By Chuck Martin
When it comes to mobile payments, it may come down to the haves and the don’t wants.
In a new nationwide snapshot, almost a quarter (22%) of consumers say they have apps for mobile payments while the majority (61%) not only don’t have any but say it makes no difference.
Roughly one in 10 said they wish they had mobile payment apps, according to a survey by the Apigee Institute. More people (39%) wish they had an app for remote car starts than one for mobile payments.
The Digital Impact survey or 1,000 smartphone owners was conducted to assess how mobile devices and apps are affecting their everyday behaviors, tasks and attitudes.
Respondents’ region, age, income, education and gender distribution reflects the U.S. smartphone market based.
The study found that more consumers wish they had an app for tracking home energy use, remote for turning on lights or real-time emergency support over mobile payment apps.
And while 22% who have apps for mobile payments would recommend them, 5% have them but would not recommend them.
And that study is not the only indicator of the lack of mobile payment interest, at least from the consumers’ perspective about using them while shopping.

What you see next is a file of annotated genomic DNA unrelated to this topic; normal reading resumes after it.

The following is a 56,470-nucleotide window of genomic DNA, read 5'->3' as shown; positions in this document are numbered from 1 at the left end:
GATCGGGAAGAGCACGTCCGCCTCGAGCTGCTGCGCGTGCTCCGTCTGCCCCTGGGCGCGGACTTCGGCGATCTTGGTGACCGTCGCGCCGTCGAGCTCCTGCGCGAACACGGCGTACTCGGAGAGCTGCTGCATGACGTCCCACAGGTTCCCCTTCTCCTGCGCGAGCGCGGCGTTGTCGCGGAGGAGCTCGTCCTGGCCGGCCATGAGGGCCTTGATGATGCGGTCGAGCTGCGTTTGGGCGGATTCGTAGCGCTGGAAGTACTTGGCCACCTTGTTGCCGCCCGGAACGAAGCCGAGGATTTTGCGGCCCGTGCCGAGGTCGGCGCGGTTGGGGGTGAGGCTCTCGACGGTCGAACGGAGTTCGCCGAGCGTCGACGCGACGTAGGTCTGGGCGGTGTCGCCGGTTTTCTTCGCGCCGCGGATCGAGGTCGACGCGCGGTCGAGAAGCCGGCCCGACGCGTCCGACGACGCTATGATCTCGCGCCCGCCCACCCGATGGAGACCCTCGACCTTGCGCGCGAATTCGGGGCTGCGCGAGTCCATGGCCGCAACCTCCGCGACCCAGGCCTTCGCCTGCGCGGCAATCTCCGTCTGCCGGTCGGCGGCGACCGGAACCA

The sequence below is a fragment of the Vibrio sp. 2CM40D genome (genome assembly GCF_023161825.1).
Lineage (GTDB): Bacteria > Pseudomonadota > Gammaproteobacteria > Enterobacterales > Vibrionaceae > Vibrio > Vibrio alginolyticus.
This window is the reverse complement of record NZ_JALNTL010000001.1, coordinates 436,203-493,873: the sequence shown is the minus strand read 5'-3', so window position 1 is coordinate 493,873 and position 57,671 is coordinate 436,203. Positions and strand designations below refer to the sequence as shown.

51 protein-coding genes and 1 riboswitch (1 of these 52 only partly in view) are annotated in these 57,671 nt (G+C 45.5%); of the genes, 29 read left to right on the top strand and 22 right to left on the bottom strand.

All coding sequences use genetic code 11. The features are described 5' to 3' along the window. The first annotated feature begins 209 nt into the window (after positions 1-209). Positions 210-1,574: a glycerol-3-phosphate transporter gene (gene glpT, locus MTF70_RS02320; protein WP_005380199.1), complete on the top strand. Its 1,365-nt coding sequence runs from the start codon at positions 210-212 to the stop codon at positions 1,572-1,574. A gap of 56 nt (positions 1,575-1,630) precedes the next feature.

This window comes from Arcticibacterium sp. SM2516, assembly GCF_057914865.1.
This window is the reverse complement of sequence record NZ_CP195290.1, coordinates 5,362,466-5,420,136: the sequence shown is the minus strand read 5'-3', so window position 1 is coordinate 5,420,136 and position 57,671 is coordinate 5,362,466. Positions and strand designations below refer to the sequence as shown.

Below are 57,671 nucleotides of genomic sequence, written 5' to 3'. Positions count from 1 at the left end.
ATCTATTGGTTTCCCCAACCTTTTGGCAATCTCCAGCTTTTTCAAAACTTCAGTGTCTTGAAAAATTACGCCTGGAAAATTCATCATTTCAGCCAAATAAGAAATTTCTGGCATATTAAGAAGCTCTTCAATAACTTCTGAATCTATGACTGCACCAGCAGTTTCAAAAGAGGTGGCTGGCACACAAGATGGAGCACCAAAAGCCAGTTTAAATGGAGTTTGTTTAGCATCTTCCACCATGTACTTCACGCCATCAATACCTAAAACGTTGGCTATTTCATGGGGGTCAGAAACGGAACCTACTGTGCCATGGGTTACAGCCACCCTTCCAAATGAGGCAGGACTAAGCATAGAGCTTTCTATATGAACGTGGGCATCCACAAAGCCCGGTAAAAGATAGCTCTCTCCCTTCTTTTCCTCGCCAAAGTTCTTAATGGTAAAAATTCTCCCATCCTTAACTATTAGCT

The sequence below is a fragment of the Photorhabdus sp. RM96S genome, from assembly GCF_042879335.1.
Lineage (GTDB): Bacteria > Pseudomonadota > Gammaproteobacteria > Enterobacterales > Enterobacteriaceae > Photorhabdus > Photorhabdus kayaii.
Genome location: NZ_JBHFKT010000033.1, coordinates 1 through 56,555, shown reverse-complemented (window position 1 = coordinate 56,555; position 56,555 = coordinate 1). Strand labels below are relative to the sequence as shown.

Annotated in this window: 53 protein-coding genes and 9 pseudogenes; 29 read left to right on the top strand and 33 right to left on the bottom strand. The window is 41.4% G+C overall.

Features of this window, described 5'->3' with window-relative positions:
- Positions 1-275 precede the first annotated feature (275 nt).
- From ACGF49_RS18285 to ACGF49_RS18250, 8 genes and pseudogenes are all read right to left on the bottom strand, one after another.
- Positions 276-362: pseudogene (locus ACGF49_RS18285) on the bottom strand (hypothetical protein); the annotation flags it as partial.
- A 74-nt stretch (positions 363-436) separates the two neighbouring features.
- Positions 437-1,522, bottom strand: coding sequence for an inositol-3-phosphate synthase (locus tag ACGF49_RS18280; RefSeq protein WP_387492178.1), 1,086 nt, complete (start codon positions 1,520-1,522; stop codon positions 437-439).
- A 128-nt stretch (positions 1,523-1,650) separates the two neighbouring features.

In a survey of 25,000 consumers in five countries (US, UK, France, German, Spain), Bain & Company found that awareness of mobile payments is high but only a quarter of those surveyed are willing to use their mobile device for in-store payments.
Many of the respondents (40%) said they were unwilling to move to mobile payments since they don’t see the need for changing their payment behavior.
From a consumer desire and acceptance standpoint, mobile payment apps seem to be on an uphill climb.
Chuck Martin is Editor of the mCommerce Daily at MediaPost and writes the daily MobileShopTalk column. He is the author of “Mobile Influence,” “The Third Screen,” and “The Smartphone Handbook.” He is CEO of Mobile Future Institute. Chuck Martin is a frequent Mobile Keynote Speaker and Mobile Marketing Speaker internationally. He also addresses Social Media in Mobile.